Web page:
Artifacts are products of the human condition, conveyed through a multiplicity of thoughts, images and forms. Artifacts are the substance of discursive processes that bind us together as a species. They represent the museums of memory and knowledge that constellate the experiences of our species through the lens of the present, and are simultaneously reminiscent of the past. Artifacts reflect our experience and unknowing; dialogue and silence; semantics and rhetoric; design and chance; hierarchy and anarchy; symptom and desire.
Sometimes, the artifacts we create are transformed into art. Furthermore, while all human beings are authors of artifacts, few are regarded as artists. Through discursive processes of systemic curation, authors can become artists. In doing so, however, a transposition between the artist and the oeuvre begins to take place. The author becomes removed from the artifact as it transforms into an object of cultural, heritage and/or aesthetic significance. In the most exclusive examples of systemic curation, the artifact transforms into a sacred object.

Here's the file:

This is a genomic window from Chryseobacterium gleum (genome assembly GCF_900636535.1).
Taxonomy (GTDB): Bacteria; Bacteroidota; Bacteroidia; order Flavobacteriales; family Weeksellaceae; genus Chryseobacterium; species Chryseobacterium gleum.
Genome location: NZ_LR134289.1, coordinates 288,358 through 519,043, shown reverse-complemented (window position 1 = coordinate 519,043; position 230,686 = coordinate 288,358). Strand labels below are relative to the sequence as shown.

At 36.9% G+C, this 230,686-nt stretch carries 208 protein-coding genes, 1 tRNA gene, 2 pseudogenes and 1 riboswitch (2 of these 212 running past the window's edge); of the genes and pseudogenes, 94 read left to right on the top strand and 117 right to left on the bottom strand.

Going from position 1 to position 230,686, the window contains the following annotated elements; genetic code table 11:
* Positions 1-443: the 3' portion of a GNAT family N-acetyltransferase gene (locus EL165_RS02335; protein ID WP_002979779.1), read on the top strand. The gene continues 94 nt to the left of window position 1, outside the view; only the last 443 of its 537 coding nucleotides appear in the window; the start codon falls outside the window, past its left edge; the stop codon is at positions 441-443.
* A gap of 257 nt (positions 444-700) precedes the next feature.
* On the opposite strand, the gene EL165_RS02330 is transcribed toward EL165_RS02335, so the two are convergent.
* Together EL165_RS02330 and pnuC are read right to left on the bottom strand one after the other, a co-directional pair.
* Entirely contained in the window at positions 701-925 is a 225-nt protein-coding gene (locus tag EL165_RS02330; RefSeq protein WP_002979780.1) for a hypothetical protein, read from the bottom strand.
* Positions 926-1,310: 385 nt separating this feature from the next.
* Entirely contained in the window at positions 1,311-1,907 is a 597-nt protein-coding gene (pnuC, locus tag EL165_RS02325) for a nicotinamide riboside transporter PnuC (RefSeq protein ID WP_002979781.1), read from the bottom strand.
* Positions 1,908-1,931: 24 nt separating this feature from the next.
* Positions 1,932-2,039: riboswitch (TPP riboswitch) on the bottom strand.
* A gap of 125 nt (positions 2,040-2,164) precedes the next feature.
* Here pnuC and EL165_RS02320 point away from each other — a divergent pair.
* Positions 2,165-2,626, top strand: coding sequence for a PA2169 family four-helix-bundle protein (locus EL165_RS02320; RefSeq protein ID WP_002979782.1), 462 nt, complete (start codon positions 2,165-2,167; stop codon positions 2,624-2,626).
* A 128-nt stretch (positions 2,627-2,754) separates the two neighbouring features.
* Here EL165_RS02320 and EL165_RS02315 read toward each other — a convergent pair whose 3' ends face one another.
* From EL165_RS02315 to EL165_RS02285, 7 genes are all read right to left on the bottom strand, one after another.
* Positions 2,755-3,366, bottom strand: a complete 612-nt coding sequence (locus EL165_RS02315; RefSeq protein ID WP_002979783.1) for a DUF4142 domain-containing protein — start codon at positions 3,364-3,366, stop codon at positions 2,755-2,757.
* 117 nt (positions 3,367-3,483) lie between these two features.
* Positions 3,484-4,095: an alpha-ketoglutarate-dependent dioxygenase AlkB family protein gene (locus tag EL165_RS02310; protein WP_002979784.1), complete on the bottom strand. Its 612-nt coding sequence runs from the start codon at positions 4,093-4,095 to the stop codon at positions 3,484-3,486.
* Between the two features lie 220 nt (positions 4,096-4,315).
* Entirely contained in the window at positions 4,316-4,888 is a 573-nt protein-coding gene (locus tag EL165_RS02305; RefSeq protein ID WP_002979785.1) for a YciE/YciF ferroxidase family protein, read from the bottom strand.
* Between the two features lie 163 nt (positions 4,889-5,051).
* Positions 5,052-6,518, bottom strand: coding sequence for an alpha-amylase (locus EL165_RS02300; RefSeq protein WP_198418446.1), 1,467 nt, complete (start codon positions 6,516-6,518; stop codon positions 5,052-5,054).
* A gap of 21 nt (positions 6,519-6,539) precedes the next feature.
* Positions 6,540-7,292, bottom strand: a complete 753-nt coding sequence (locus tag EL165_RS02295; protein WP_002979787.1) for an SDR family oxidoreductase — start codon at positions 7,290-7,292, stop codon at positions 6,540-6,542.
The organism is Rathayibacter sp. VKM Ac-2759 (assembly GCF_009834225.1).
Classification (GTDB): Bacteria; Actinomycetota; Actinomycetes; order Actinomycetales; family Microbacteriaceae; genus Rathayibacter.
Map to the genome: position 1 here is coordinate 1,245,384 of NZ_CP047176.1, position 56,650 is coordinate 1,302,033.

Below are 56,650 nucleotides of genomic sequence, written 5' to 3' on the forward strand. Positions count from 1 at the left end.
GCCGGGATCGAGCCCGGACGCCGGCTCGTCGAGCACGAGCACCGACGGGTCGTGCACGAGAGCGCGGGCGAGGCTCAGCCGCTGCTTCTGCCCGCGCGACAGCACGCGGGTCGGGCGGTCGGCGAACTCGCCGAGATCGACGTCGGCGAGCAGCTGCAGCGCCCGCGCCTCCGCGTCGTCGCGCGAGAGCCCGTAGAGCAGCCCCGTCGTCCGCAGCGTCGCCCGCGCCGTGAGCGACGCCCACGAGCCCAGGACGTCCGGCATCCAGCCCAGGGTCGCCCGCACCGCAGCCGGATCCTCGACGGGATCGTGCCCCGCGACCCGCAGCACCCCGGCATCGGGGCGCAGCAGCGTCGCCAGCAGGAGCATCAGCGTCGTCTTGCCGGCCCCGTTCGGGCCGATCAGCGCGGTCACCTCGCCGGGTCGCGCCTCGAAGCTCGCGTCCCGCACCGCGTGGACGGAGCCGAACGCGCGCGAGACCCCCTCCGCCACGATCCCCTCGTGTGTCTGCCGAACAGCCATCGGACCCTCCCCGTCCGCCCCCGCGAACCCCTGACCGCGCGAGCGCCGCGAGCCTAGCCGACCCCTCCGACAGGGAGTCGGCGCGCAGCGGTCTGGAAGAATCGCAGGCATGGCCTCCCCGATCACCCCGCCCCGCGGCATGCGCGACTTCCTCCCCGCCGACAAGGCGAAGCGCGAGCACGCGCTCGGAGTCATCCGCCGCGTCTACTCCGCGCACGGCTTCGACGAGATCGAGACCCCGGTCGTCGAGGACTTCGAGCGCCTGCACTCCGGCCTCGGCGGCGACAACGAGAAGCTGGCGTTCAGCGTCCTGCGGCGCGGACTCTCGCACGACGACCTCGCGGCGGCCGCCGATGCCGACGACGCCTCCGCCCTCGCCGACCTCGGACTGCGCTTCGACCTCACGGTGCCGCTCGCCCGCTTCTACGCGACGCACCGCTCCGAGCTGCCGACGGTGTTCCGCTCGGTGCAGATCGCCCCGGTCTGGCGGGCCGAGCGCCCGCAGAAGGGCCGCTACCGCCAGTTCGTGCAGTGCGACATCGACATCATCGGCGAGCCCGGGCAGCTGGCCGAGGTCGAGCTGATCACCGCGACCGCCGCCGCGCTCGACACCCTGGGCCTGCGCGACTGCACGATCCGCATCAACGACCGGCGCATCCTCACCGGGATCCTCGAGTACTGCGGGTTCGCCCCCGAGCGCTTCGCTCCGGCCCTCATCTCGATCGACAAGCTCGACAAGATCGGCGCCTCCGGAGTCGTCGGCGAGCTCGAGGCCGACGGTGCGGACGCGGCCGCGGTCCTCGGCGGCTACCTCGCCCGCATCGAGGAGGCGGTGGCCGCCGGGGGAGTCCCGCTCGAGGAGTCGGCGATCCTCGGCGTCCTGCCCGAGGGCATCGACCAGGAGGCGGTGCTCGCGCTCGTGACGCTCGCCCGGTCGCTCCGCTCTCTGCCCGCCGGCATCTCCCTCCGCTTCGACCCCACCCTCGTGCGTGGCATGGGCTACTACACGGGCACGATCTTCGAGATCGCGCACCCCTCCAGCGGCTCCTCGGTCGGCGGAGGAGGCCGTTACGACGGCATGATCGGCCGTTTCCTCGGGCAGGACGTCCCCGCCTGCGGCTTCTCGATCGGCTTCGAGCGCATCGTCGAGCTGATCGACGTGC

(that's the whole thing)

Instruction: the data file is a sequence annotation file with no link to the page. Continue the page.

I propose to present a process that counters contemporary systemic curatorial discourse. My proposition involves the creation of a profane artifact: a) rooted in open discourse b) not explicitly concerned with aesthetic merit c) imprinted with the memory dialogue of the time and space in which it was created (during the event itself ) and d) curated within the community of authors that informed its creation.
By presenting the process of creating an object of utility in a public space, imprinting that object with story, and finally entrusting the ongoing curation of that object within its author community, a post-modern commentary on "the apparatus of contemporary curatorial platforms" emerges. Much like a totem tradition, the story-telling and arts traditions that inform my proposal have been chosen in consideration of their suitability as vehicles of communal knowledge, story, and utility. Outlined in the table below, I present the contrasting key elements of the two curatorial processes: